How good can it be

sambino

Well-Known Member
I have found a company that will cut the steel the way I want it ,so if I give them the design (or more than one) they will make the blank(s) for me ,and also after that they can do the HT too now I wonder if I am doing good ,for one side is not really handmade knife and for the other side of things as my space and time is limited will be of great help but can I still call myself a knifemaker??
 

Doug Lester

Well-Known Member
What do you mean that it's not a hand made knife? You are going to grind in the bevels and polish the blade, aren't you? You are putting the handles and any hardware on it yourself. That makes it a hand made knife. Sure it's known as mid tech knife making, as opposed to the do everything yourself "high tech" knife making but you are still making that knife. Many in the States do just what you are thinking of doing, though usually they have to go to different contractors for the blank cutting and the heat treating. As a matter of fact, I believe that both types of service are provided by advertisers on another section of this board. If that's what you have to do to make knives, do it.

Doug
 

Justin King

Well-Known Member
Waterjet cutting and second-party heat treating are both common in the industry. The general consensus is that they are still handmade, although I think it is a matter of professional etchics to be up front with your customers about third party or contracted services. If it offers them better value and the same quality it will appeal to many buyers.
 

sambino

Well-Known Member
You see somehow here in Spain there are some knife makers that all they do is buy blanks from Pakistan/India/China ready sharp add a fancy handle and etched and sell it as if was a real creation , and this to me is not professional, it may be just my opinion and forgive me if I am wrong, but I believe that you cant call it yours ,and because of that I am very careful how I want to go about making knife, I want to be able to tell my customer that what they see is original, unique and hand made within reason and what Mr Lester and Mr King have pointed out as been of great help, Thank you
 

Doug Lester

Well-Known Member
One may not be a knife maker if all they do is put a handle or other furnature on it but they are cutlers. That is actually more traditional than what we do. Back in the days of the guilds the cutlers were considered to be the senior guild. Bladesmiths would on forge and heat treat or forge harden the blade, polishers would grind it, then it would be handed over to the cutlers for finishing and no one invaided the other guilds' trade.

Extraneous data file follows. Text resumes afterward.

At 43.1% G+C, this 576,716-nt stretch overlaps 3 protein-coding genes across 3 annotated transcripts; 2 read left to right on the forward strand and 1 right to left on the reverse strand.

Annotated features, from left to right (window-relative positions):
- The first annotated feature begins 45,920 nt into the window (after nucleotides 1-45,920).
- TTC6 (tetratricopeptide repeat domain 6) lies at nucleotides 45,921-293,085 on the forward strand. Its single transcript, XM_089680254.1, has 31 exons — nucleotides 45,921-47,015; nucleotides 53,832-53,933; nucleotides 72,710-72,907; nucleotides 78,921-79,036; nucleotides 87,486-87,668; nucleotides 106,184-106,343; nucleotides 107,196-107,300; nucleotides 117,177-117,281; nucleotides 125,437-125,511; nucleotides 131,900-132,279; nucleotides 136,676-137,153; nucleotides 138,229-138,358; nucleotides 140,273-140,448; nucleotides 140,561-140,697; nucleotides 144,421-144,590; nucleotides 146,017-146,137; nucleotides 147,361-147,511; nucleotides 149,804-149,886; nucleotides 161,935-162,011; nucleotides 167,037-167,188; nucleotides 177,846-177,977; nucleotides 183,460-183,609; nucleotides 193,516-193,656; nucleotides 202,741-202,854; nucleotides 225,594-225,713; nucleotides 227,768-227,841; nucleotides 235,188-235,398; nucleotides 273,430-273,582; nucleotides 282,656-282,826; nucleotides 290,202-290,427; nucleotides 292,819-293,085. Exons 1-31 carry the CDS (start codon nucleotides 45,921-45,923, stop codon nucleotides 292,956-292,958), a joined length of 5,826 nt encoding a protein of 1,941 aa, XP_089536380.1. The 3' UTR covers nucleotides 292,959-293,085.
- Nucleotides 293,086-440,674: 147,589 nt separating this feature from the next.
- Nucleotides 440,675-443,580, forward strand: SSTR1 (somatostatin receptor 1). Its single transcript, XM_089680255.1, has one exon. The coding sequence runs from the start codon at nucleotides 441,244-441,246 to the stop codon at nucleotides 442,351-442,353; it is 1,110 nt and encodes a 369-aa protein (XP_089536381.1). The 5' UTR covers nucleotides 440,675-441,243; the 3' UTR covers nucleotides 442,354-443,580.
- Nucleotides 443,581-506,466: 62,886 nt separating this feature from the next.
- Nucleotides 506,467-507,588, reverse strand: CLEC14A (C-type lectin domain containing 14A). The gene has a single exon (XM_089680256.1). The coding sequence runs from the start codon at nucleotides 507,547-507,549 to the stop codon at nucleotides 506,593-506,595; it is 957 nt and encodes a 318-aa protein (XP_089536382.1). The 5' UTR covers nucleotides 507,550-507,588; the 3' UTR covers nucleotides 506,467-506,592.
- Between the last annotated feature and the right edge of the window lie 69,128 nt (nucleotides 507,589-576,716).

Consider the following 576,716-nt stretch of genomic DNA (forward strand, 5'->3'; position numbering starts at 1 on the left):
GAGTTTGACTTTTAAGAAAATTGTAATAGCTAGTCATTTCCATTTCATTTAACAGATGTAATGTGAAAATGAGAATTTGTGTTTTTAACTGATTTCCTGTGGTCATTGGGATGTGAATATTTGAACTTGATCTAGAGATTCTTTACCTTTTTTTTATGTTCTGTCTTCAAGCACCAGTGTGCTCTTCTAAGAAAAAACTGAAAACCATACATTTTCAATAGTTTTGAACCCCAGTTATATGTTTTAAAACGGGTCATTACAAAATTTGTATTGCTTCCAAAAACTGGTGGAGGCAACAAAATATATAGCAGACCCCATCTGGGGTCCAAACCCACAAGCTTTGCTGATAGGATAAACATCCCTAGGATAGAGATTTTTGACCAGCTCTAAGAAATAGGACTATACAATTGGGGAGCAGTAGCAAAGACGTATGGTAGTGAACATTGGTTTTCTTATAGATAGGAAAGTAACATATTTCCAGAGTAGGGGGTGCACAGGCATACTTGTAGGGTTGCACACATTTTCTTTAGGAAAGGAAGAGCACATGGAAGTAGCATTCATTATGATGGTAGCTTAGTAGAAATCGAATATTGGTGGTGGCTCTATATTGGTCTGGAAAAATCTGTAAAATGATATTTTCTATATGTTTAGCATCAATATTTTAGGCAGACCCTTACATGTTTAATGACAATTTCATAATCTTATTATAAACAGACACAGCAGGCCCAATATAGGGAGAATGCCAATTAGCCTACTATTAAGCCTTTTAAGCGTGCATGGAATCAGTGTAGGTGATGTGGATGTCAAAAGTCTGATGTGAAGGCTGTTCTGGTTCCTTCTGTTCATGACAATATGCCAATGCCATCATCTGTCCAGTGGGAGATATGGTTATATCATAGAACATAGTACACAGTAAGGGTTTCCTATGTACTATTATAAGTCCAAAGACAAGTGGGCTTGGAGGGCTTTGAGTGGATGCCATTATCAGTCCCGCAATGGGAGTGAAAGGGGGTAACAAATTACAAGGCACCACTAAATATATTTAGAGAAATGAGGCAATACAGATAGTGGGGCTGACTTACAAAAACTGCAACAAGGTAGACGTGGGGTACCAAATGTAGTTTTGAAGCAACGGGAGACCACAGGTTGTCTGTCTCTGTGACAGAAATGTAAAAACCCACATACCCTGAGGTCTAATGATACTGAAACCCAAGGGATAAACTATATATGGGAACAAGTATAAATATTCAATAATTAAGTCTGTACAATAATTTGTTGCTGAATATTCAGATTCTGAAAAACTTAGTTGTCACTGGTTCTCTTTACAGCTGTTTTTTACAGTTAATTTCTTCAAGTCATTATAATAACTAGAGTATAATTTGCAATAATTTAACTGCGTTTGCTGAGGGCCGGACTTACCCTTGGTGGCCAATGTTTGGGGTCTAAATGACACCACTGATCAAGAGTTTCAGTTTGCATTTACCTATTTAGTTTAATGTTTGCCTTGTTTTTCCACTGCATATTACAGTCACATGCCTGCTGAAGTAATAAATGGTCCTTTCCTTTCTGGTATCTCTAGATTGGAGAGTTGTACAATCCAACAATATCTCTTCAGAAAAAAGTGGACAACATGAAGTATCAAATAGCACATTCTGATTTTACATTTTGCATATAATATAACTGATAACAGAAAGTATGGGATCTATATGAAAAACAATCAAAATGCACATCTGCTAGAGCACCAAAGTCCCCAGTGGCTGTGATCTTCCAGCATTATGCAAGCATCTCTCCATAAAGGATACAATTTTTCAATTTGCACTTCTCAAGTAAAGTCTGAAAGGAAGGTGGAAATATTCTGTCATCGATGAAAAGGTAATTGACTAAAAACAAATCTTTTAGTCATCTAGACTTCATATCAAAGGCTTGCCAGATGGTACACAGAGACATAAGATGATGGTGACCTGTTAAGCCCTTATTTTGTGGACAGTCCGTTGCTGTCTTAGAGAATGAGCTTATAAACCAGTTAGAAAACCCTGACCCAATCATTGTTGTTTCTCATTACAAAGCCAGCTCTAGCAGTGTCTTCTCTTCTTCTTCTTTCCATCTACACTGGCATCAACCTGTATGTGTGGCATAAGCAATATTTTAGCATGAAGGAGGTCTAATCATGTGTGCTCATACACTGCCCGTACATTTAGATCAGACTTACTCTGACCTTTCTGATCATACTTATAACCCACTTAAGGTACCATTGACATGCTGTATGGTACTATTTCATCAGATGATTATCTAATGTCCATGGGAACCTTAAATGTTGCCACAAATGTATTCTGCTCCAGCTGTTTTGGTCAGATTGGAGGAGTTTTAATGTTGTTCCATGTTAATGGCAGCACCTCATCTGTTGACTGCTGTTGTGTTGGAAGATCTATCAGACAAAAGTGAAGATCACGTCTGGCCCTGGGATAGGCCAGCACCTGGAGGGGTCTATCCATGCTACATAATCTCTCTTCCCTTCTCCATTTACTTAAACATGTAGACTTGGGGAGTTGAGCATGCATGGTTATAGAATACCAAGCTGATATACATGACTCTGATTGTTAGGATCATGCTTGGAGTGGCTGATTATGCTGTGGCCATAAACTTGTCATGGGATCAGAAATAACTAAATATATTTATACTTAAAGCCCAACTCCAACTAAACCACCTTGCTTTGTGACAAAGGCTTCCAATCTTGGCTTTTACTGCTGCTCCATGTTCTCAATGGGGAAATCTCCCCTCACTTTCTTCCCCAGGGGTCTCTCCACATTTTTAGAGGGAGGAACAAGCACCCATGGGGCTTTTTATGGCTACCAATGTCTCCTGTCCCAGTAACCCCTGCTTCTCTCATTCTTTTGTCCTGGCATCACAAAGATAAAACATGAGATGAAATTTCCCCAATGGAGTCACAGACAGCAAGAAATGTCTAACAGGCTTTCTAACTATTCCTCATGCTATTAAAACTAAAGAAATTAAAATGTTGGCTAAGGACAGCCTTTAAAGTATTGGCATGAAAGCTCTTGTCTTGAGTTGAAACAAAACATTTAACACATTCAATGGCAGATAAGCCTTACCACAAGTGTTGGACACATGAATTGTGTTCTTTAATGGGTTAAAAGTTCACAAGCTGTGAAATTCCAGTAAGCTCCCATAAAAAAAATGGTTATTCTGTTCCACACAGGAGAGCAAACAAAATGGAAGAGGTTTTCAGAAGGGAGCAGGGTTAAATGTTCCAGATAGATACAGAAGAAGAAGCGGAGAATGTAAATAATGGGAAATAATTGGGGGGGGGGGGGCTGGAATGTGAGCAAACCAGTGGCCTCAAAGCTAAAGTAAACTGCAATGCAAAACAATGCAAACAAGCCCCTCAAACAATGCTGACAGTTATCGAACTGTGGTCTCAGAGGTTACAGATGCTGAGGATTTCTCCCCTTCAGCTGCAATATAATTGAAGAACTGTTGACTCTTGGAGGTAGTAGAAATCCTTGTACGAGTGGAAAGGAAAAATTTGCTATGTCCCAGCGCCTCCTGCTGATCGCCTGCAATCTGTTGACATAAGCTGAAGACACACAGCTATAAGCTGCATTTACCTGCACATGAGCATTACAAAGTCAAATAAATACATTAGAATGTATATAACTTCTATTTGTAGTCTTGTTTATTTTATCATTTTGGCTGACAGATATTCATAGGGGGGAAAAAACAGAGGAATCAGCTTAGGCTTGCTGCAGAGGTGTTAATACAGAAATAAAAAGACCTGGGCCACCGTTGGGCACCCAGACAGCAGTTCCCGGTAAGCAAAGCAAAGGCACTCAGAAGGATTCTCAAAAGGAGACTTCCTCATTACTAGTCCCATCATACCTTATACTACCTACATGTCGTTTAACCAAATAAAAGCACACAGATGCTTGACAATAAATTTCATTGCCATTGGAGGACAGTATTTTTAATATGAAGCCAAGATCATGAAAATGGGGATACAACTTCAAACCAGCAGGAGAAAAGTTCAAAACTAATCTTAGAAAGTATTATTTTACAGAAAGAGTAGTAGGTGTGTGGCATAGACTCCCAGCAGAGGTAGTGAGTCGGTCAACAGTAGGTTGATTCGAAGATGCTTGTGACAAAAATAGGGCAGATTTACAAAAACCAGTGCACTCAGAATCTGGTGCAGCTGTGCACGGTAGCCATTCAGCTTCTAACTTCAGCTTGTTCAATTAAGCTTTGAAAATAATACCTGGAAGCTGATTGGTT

Doug
 

McClellan Made Blades

Well-Known Member
Sambino,
Doug and Justin are telling you like it is, thinking about it being original AND your own work, if you do all the shaping, be-it grinding, forging or otherwise, then it IS all your work. I totally agree with Justin, be upfront with your customers, let them know that it was cut out by XXXX company, and heat treating was done by XXXX company, and the KNIFE is made by SAMBINO!!!

Come to think of it the late GREAT Bob Loveless did just about the same thing, I'm not sure if he had his cut out by someone else but I know he had an outside heat treating company do all of his knives, now he was using steel that required special equipment that if he had bought himself would have cost thousands of dollars. In an article I read, his advice for knife makers was to use a good HT company that had the equipment to do a proper heat treat. The more advanced company's (back then) could do the HT in a room and then could cool the same room down to -300 to cryo quench the blades.

There are some great advantages to using an outside company to do this work, as well as a few disadvantages. The disadvantages to me, are just a few. If you have a competent company it's not an issue. But if there was a problem with the HT, and your aren't doing it yourself and don't understand how the whole process works, then you will definitely have a problem. Knowing how to HT the steel you use is very important, but if your using an outside company to do all of your HT, it will allow you to use practically any steel you want.

The other disadvantage is turn around time, having to depend on someone else to deliver when they say they will, and then something happens and you have to explain to your customer why it won't be delivered on time is bad business, of course you can always tell your customer it'll be done when you get done...but
that's bad business too!

There will be many folks that will say that this IS knife making, and probably just as many that will say it isn't. How you present yourself is where the details should be, always be upfront and honest with potential customers, your work will speak for itself!

One last thing, HTing knife steel isn't all that hard, provided you stick with simple high carbon 10XX steel, preferably 1084, it can HT'd with a forge, and quenched in all kinds of different oils. I've heard of people using used automatic transmission fluid to Canola oil. If your interested in learning how, the information is on this forum and the internet. Hope this helps, Rex
 

James Terrio

Well-Known Member
Good thread. I've made several knives out of blanks cut to my spec by a WJ service, and so far 90% of my knives have been HT'ed by Brad at Peters'. The design, grinding, polishing, assembly, finishing and sharpening is all me, all by hand. I call my work "handmade" with pride and full disclosure. :)
 
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